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January 22, 2003

A Look Backwards

So I’ve been blogging for a little over 3 months now. Perhaps it’s time to reflect on the experience. All in all, I have to way that it has been a tremendous waste of time. And I mean that in the best possible sense.

One thing that surprises me is that I have spent much more time futzing with the ‘plumbing’ of this blog than I expected to. Some people seem to change the layout of their blog every other week. The appearance of mine has changed very little. The most dramatic change I made in the superficial appearance was to rationalize the fonts (and sizes) to make the whole thing more readable.

On the other hand, I have thought a lot about some of the defects of the “traditional” blog layout and tried to rectify them here. For instance, consider the Blogroll. Traditionally, this is just a static list of links to other weblogs or sites. Ho hum, why should I click on that link? Or, perhaps, Oh cool, Aaron Bergman (another physicist-blogger) has a weblog, What’s he blogging about?

Now, of course, Aaron’s a bad example because his blog doesn’t have an RSS feed. But those which do (indicated in bold on my Blogroll) are syndicated, so you can see what they’re blogging about before clicking over there. That just seems a heckuva lot more useful than a static list of URL’s.

Another thing that’s basically irksome is the ephemeral nature of the weblog. Content that’s more than a week or two old drops off the main page, never to be read again. Yes there are links to the archives. But nobody clicks through to them. And yes, there’s a search engine (a mighty fine one, I might add), but unless you are looking for something specific, you’re unlikely to use it.

So I decided to add a list of Random Past Entries (changed once an hour) to the sidebar, in the hope that serendipity might bring to your attention some interesting post from the past. And, again, you shouldn’t have to click through to see if it really was interesting; an excerpt should be available with a mouse-over.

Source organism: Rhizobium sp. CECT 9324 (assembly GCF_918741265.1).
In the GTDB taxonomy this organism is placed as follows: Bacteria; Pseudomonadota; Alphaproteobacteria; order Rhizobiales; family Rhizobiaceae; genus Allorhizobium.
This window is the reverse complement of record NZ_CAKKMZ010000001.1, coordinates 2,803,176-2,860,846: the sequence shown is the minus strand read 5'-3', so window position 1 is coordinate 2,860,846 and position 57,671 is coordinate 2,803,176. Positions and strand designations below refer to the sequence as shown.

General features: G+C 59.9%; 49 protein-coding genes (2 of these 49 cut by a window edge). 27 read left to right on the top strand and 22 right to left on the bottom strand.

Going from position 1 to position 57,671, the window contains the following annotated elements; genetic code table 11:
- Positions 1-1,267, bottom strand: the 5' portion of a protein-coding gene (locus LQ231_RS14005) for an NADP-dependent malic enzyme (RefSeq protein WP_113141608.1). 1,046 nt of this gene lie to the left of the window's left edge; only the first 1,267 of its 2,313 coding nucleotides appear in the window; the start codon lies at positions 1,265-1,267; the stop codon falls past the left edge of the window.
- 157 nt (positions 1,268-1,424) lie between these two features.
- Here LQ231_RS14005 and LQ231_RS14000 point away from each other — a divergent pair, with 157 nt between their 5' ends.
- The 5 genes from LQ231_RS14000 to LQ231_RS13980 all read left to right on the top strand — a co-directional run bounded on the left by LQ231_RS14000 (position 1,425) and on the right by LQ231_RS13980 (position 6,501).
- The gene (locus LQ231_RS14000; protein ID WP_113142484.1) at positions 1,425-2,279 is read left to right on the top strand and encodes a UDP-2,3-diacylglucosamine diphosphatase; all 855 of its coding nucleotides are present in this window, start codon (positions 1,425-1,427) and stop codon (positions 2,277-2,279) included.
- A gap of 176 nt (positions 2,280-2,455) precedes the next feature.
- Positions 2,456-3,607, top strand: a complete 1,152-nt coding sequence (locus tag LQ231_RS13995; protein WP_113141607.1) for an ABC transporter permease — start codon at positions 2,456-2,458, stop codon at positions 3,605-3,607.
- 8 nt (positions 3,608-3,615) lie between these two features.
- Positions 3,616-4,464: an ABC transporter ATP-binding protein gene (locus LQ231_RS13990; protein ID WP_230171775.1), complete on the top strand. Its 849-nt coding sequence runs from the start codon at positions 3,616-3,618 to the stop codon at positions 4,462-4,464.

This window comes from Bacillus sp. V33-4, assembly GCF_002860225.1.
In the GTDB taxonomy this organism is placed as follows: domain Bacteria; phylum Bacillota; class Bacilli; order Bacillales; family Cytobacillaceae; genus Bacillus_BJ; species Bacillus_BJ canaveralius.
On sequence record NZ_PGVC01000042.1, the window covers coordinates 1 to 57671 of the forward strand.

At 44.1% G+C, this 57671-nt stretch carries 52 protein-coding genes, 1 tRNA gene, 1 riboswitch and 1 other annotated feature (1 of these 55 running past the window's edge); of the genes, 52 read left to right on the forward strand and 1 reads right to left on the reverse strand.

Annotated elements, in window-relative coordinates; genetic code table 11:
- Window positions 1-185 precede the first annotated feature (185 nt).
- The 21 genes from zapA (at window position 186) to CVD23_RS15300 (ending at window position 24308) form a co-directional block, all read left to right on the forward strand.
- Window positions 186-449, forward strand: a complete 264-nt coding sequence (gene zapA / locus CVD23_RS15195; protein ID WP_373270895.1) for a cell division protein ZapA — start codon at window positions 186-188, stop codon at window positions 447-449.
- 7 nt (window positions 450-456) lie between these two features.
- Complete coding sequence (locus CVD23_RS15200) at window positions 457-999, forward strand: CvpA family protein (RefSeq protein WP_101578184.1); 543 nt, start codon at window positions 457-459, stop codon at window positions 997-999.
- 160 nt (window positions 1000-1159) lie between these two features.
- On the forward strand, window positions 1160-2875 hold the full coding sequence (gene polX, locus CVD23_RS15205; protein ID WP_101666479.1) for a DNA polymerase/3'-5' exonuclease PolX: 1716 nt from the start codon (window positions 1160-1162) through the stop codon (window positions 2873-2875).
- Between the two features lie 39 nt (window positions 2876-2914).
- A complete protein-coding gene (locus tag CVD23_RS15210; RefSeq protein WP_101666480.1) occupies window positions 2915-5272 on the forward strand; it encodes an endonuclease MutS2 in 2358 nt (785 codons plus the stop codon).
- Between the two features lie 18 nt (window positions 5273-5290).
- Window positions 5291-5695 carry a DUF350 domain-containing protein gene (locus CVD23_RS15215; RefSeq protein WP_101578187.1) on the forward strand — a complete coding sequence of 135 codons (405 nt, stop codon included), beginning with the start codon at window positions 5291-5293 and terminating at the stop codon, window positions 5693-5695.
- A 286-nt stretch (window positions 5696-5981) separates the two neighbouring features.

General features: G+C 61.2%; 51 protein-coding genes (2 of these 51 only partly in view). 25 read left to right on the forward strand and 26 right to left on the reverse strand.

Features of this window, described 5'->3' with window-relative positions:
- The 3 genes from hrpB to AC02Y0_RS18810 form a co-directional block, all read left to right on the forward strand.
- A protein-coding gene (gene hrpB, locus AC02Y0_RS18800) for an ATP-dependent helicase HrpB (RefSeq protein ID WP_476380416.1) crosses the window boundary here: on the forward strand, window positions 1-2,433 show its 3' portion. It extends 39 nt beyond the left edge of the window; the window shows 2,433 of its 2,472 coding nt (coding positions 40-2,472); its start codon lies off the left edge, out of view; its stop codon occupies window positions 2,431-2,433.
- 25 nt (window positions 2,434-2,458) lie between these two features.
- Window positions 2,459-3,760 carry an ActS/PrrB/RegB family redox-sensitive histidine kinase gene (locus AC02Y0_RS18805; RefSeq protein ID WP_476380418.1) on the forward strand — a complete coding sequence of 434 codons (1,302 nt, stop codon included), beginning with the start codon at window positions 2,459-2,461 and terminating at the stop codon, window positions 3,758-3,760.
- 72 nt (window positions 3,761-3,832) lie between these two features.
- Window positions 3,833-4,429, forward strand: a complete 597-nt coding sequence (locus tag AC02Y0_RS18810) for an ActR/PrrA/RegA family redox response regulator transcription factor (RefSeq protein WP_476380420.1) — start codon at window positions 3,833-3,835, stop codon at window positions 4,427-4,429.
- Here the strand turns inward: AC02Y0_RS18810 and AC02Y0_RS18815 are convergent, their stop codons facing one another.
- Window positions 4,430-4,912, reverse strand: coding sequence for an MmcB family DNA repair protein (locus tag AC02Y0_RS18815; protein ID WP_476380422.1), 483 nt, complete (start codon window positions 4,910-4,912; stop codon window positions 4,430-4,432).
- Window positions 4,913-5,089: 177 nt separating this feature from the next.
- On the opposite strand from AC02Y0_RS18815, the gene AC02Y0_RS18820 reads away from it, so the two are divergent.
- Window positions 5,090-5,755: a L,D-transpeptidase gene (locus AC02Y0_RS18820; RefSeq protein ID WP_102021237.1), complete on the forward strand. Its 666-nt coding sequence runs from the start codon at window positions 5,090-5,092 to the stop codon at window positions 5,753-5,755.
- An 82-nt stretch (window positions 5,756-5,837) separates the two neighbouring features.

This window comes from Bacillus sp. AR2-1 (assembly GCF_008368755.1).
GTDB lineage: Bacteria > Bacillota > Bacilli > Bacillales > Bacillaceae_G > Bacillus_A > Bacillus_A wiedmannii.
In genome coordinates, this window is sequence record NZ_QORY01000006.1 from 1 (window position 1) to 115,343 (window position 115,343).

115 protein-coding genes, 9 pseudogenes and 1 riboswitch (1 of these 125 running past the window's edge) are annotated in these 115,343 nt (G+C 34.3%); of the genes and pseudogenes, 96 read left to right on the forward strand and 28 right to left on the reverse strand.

I thought that MathML was going to be easy. It wasn’t. But the next release of MovableType will bring creating posts with embedded MathML a lot closer to “easy” (by converting them on-the-fly from embedded itex). And hopefully the release of the Stix fonts will ameliorate the residual rendering problems, and make the whole process a lot more plug-‘n-play on the user side.

(Those of you who are Internet Explorer users may wonder what the heck I am talking about. The fancy sidebar stuff is only viewable in a Standards-compliant browser, like Netscape 7, Mozilla, or the next release of Apple’s Safari. MathML is natively supported only by the Gecko-based browsers, though I hear there are MathML plugins available for IE.)

The final thing that surprises me, looking back, is that it proves much harder than I thought it would be to say something interesting and relevant about physics in a few paragraphs, with few or no equations. I met a colleague at a symposium back in November, who said

Your typical post says, “I read this paper on the archives. It looks interesting.”

He was teasing (I think!). But it does raise the issue of the general shallowness of the blogosphere. Just because the topic happens to be physics doesn’t guarantee any greater level of profundity.

All in all, it’s a heckuva lot easier to write about something other than physics. Which, despite my better efforts, seems to be what I’ve been doing much of the time.

Which reminds me of an anecdote. Many years ago, Sacha Polyakov approached me at a cocktail party. He was very apprehensive at the prospect of teaching his first-ever undergraduate course a Princeton. “At least,” he said after we’d discussed it for a while, “it’s only Nonlinear Dynamics, and not Quantum Field Theory.” “Oh,” I said (to one of the great men of modern QFT), “why is that?” “If it were Quantum Field Theory, I’d feel responsible for the subject.”

Posted by distler at January 22, 2003 12:58 AM

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Jacques, I think you’re hitting the nail on the head here. People aren’t afraid of playing dilettantes as long as it is understood that they’re just “fooling around”, but they want to be careful about what they say on topics they’re supposed to know a lot about.

Perhaps we are too afraid to make public mistakes. I think we’d learn faster if we were a little less careful.

BTW, “Random Past Entries” is a great idea.

Posted by: Seb on January 23, 2003 3:54 PM | Permalink | Reply to this

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